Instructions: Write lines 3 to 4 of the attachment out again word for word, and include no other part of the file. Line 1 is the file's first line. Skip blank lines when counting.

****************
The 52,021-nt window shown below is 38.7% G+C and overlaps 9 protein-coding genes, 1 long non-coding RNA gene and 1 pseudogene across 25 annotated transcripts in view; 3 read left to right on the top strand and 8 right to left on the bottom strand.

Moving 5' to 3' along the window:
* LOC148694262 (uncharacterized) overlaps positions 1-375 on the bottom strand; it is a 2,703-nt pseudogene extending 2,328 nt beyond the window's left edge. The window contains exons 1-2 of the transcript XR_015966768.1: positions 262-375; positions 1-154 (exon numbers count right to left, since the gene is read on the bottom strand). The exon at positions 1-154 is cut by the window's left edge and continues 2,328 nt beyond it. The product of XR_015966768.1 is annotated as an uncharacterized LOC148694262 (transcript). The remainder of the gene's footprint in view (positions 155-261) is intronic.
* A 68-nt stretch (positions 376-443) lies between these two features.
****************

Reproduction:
* LOC148694262 (uncharacterized) overlaps positions 1-375 on the bottom strand; it is a 2,703-nt pseudogene extending 2,328 nt beyond the window's left edge. The window contains exons 1-2 of the transcript XR_015966768.1: positions 262-375; positions 1-154 (exon numbers count right to left, since the gene is read on the bottom strand). The exon at positions 1-154 is cut by the window's left edge and continues 2,328 nt beyond it. The product of XR_015966768.1 is annotated as an uncharacterized LOC148694262 (transcript). The remainder of the gene's footprint in view (positions 155-261) is intronic.
* A 68-nt stretch (positions 376-443) lies between these two features.